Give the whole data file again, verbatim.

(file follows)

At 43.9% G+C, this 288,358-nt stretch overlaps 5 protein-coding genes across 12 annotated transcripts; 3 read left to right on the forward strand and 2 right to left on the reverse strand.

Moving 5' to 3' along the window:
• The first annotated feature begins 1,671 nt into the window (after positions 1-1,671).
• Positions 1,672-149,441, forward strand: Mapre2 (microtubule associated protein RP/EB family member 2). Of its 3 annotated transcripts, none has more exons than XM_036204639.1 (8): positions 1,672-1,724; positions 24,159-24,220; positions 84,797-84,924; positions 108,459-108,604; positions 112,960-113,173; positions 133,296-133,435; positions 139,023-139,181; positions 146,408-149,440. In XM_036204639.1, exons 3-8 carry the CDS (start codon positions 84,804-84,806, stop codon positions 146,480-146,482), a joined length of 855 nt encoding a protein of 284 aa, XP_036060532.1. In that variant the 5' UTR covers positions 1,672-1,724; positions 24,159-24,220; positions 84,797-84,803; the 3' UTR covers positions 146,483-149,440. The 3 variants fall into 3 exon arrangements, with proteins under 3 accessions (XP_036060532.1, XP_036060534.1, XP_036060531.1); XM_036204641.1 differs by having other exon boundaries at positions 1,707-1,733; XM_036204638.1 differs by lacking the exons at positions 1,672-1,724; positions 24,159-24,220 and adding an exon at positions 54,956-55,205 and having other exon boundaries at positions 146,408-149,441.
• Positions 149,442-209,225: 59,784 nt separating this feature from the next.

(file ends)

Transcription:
At 43.9% G+C, this 288,358-nt stretch overlaps 5 protein-coding genes across 12 annotated transcripts; 3 read left to right on the forward strand and 2 right to left on the reverse strand.

Moving 5' to 3' along the window:
• The first annotated feature begins 1,671 nt into the window (after positions 1-1,671).
• Positions 1,672-149,441, forward strand: Mapre2 (microtubule associated protein RP/EB family member 2). Of its 3 annotated transcripts, none has more exons than XM_036204639.1 (8): positions 1,672-1,724; positions 24,159-24,220; positions 84,797-84,924; positions 108,459-108,604; positions 112,960-113,173; positions 133,296-133,435; positions 139,023-139,181; positions 146,408-149,440. In XM_036204639.1, exons 3-8 carry the CDS (start codon positions 84,804-84,806, stop codon positions 146,480-146,482), a joined length of 855 nt encoding a protein of 284 aa, XP_036060532.1. In that variant the 5' UTR covers positions 1,672-1,724; positions 24,159-24,220; positions 84,797-84,803; the 3' UTR covers positions 146,483-149,440. The 3 variants fall into 3 exon arrangements, with proteins under 3 accessions (XP_036060532.1, XP_036060534.1, XP_036060531.1); XM_036204641.1 differs by having other exon boundaries at positions 1,707-1,733; XM_036204638.1 differs by lacking the exons at positions 1,672-1,724; positions 24,159-24,220 and adding an exon at positions 54,956-55,205 and having other exon boundaries at positions 146,408-149,441.
• Positions 149,442-209,225: 59,784 nt separating this feature from the next.